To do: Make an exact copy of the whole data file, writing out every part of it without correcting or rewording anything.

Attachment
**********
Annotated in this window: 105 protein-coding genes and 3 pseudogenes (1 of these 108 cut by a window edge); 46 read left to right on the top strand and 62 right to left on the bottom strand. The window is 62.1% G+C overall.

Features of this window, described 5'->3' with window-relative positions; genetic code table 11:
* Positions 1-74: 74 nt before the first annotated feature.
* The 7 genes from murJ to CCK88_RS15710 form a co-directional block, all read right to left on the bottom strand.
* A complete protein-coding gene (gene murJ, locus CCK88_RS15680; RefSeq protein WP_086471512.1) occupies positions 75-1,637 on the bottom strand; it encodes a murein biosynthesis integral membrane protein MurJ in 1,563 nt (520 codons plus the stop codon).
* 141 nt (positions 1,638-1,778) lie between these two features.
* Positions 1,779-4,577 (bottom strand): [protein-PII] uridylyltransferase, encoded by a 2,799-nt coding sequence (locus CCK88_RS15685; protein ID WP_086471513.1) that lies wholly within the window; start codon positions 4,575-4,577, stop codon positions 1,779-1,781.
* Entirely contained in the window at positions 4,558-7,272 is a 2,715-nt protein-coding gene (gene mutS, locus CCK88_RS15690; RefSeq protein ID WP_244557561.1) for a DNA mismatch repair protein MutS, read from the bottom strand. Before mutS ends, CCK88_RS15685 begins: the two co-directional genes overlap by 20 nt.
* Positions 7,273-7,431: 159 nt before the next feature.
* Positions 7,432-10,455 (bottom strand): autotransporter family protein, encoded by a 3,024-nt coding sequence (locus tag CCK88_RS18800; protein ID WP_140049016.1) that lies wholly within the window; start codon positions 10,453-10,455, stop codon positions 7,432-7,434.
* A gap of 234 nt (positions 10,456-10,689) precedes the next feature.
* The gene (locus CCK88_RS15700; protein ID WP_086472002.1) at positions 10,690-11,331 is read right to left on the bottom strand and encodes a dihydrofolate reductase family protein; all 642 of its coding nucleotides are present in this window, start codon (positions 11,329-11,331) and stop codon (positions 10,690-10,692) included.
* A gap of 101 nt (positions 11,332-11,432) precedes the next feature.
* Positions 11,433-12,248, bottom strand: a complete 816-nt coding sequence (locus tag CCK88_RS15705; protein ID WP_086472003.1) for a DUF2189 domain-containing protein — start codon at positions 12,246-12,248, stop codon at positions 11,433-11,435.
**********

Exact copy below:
Annotated in this window: 105 protein-coding genes and 3 pseudogenes (1 of these 108 cut by a window edge); 46 read left to right on the top strand and 62 right to left on the bottom strand. The window is 62.1% G+C overall.

Features of this window, described 5'->3' with window-relative positions; genetic code table 11:
* Positions 1-74: 74 nt before the first annotated feature.
* The 7 genes from murJ to CCK88_RS15710 form a co-directional block, all read right to left on the bottom strand.
* A complete protein-coding gene (gene murJ, locus CCK88_RS15680; RefSeq protein WP_086471512.1) occupies positions 75-1,637 on the bottom strand; it encodes a murein biosynthesis integral membrane protein MurJ in 1,563 nt (520 codons plus the stop codon).
* 141 nt (positions 1,638-1,778) lie between these two features.
* Positions 1,779-4,577 (bottom strand): [protein-PII] uridylyltransferase, encoded by a 2,799-nt coding sequence (locus CCK88_RS15685; protein ID WP_086471513.1) that lies wholly within the window; start codon positions 4,575-4,577, stop codon positions 1,779-1,781.
* Entirely contained in the window at positions 4,558-7,272 is a 2,715-nt protein-coding gene (gene mutS, locus CCK88_RS15690; RefSeq protein ID WP_244557561.1) for a DNA mismatch repair protein MutS, read from the bottom strand. Before mutS ends, CCK88_RS15685 begins: the two co-directional genes overlap by 20 nt.
* Positions 7,273-7,431: 159 nt before the next feature.
* Positions 7,432-10,455 (bottom strand): autotransporter family protein, encoded by a 3,024-nt coding sequence (locus tag CCK88_RS18800; protein ID WP_140049016.1) that lies wholly within the window; start codon positions 10,453-10,455, stop codon positions 7,432-7,434.
* A gap of 234 nt (positions 10,456-10,689) precedes the next feature.
* The gene (locus CCK88_RS15700; protein ID WP_086472002.1) at positions 10,690-11,331 is read right to left on the bottom strand and encodes a dihydrofolate reductase family protein; all 642 of its coding nucleotides are present in this window, start codon (positions 11,329-11,331) and stop codon (positions 10,690-10,692) included.
* A gap of 101 nt (positions 11,332-11,432) precedes the next feature.
* Positions 11,433-12,248, bottom strand: a complete 816-nt coding sequence (locus tag CCK88_RS15705; protein ID WP_086472003.1) for a DUF2189 domain-containing protein — start codon at positions 12,246-12,248, stop codon at positions 11,433-11,435.